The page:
She meets Caroline Lee on a city bus after spending the night in a park. The stylish Chinese-American, a skilled seamstress forced to work for low wages in a department store basement, ignores taunts from white passengers and speaks with Lange from her large camera case. Lange had been the apprentice of Arnold Genthe in New York, the famous photographer from San Francisco’s Chinatown; “Genthe,” she said, “had set my mind on fire and trained my eye. “

Their chance encounter leads Lange into two important aspects of post-WWI San Francisco. The first place Lee takes him is the Monkey Block, a vast maze of artist studios on Montgomery Street in the heart of the Barbary Coast. “If one room had an easel, another had a dressmaker’s dummy, and the third a grand piano.” In this bohemian mix, Lee introduces him to professional female photographers, Consuelo Kanaga and Imogen Cunningham, both of whom will have a big impact on Lange’s work. It was also where Lange first saw flamboyant artist Maynard Dixon, whom she would later marry.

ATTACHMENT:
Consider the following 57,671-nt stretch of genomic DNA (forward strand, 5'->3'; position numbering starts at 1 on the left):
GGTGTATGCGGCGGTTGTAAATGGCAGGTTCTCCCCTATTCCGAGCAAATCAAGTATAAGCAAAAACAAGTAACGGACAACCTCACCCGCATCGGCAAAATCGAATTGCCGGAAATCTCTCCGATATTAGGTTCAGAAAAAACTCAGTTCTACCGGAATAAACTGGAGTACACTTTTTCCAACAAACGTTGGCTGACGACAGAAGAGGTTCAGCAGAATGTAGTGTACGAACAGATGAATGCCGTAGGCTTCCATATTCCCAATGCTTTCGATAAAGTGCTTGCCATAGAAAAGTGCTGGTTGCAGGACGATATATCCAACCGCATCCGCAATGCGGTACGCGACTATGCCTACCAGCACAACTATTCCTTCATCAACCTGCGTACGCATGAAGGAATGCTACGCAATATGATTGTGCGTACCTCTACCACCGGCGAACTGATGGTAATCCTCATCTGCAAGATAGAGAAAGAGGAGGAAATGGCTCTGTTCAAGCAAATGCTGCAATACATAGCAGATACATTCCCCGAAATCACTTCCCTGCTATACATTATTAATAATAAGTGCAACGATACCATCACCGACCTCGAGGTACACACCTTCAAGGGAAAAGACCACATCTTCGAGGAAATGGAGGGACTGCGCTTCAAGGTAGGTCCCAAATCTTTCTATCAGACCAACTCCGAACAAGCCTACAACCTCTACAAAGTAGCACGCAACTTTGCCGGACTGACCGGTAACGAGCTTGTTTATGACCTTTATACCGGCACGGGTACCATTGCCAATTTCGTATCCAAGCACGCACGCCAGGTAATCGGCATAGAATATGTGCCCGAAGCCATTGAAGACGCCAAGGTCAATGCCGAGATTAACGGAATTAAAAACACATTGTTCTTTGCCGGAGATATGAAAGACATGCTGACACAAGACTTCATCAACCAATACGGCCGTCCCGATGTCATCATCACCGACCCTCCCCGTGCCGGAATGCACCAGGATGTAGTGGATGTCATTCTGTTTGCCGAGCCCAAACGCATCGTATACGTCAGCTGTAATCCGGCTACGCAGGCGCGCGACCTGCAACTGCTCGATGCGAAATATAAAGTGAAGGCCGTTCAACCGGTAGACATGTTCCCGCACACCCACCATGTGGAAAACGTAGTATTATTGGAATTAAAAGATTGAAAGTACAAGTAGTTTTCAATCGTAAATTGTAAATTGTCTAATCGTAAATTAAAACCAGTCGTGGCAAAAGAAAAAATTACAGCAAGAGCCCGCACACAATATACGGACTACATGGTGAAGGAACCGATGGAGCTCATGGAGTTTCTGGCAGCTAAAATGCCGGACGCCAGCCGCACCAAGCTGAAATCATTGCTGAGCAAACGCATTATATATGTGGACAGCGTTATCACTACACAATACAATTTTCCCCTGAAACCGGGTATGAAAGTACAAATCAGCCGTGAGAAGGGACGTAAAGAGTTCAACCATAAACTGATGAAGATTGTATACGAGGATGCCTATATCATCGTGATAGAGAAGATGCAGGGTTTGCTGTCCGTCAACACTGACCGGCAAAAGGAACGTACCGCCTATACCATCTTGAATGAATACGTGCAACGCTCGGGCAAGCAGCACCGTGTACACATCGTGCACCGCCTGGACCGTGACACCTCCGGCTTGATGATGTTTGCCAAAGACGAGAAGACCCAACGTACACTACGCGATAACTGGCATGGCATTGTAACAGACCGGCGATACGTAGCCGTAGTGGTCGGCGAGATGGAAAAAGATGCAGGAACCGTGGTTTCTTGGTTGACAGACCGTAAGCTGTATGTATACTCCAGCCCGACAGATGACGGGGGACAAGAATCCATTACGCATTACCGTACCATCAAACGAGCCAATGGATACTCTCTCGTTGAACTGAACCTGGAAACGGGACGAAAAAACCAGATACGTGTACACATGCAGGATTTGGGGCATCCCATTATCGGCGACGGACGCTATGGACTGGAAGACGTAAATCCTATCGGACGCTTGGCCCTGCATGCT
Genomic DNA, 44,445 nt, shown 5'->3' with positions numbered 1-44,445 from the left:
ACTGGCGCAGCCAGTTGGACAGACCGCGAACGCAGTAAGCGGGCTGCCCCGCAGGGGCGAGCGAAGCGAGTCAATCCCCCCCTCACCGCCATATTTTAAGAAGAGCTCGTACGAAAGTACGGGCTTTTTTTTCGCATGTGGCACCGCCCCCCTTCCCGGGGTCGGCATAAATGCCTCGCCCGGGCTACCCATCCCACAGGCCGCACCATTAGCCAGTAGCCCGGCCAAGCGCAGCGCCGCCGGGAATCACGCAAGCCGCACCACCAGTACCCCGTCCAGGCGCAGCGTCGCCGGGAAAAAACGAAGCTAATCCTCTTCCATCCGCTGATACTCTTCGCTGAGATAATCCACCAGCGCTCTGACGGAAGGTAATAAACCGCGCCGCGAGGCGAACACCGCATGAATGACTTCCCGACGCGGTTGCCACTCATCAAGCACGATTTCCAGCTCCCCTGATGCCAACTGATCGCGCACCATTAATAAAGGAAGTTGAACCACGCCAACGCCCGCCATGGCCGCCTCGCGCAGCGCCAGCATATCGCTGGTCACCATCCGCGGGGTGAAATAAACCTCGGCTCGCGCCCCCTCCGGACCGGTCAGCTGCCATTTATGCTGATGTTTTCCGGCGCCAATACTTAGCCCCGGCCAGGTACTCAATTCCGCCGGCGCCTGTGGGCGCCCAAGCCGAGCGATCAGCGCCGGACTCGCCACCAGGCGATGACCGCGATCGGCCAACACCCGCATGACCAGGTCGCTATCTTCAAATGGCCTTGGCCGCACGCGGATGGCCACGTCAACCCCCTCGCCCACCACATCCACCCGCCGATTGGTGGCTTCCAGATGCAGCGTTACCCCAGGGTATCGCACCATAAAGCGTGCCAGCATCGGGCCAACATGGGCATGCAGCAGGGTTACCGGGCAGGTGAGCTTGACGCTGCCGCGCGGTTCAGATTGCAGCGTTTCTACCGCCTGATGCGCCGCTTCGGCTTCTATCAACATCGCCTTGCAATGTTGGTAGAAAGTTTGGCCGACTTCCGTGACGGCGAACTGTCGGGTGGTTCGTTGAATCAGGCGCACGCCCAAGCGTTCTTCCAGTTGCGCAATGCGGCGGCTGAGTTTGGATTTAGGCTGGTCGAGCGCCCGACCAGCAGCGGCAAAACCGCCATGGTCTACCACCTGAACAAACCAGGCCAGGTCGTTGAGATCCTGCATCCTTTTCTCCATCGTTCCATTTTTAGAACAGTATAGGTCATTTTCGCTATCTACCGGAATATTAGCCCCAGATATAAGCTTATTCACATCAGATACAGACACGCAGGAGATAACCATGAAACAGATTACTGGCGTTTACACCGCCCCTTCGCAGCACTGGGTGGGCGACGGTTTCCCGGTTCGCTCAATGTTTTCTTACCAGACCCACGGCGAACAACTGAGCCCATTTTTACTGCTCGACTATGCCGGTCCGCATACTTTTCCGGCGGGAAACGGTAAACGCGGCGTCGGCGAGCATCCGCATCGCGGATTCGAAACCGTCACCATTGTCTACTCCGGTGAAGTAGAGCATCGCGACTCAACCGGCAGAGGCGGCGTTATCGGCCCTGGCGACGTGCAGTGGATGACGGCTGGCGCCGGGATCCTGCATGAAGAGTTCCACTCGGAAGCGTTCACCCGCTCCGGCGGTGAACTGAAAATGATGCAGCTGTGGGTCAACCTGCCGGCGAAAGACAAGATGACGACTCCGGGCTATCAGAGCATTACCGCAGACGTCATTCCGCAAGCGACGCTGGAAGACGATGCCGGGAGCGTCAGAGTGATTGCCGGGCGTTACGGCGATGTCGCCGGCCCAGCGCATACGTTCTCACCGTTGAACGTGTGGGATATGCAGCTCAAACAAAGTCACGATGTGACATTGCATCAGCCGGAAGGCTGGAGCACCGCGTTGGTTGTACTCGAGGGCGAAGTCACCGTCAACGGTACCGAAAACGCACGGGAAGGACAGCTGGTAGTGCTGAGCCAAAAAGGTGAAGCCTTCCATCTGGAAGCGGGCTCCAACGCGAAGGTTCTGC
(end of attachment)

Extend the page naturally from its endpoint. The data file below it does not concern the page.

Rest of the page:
The number of people Lange meets – from Ansel Adams to Mabel Dodge Luhan, Frida Kahlo and Donaldina Cameron – is staggering. Fortunately, Darznik includes an afterword that explains who is real and who replaces a historical figure.

Lange’s friendship with Lee also gives him a keen awareness of the anti-Chinese sentiment so prevalent in the city. Despite the elite’s mad affection for the attributes of Japonism, Asian Americans – especially Chinese women – have no rights and are treated with contempt. Even starving white families during the Spanish Flu pandemic insult Lee when she delivers food to them.